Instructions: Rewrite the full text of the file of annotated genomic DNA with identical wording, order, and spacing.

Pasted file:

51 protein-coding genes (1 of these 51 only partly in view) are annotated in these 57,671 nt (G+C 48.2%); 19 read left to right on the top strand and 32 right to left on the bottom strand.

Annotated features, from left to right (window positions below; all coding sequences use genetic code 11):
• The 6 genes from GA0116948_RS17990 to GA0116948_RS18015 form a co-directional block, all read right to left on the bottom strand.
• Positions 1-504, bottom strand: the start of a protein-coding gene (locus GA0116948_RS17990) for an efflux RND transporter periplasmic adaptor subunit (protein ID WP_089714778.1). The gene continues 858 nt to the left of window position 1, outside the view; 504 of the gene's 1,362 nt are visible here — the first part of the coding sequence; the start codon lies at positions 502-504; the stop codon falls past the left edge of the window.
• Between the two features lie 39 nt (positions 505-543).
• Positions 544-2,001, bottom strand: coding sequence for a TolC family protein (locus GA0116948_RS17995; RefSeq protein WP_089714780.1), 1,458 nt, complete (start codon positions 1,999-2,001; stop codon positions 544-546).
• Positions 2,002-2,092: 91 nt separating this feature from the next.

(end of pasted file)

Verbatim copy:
51 protein-coding genes (1 of these 51 only partly in view) are annotated in these 57,671 nt (G+C 48.2%); 19 read left to right on the top strand and 32 right to left on the bottom strand.

Annotated features, from left to right (window positions below; all coding sequences use genetic code 11):
• The 6 genes from GA0116948_RS17990 to GA0116948_RS18015 form a co-directional block, all read right to left on the bottom strand.
• Positions 1-504, bottom strand: the start of a protein-coding gene (locus GA0116948_RS17990) for an efflux RND transporter periplasmic adaptor subunit (protein ID WP_089714778.1). The gene continues 858 nt to the left of window position 1, outside the view; 504 of the gene's 1,362 nt are visible here — the first part of the coding sequence; the start codon lies at positions 502-504; the stop codon falls past the left edge of the window.
• Between the two features lie 39 nt (positions 505-543).
• Positions 544-2,001, bottom strand: coding sequence for a TolC family protein (locus GA0116948_RS17995; RefSeq protein WP_089714780.1), 1,458 nt, complete (start codon positions 1,999-2,001; stop codon positions 544-546).
• Positions 2,002-2,092: 91 nt separating this feature from the next.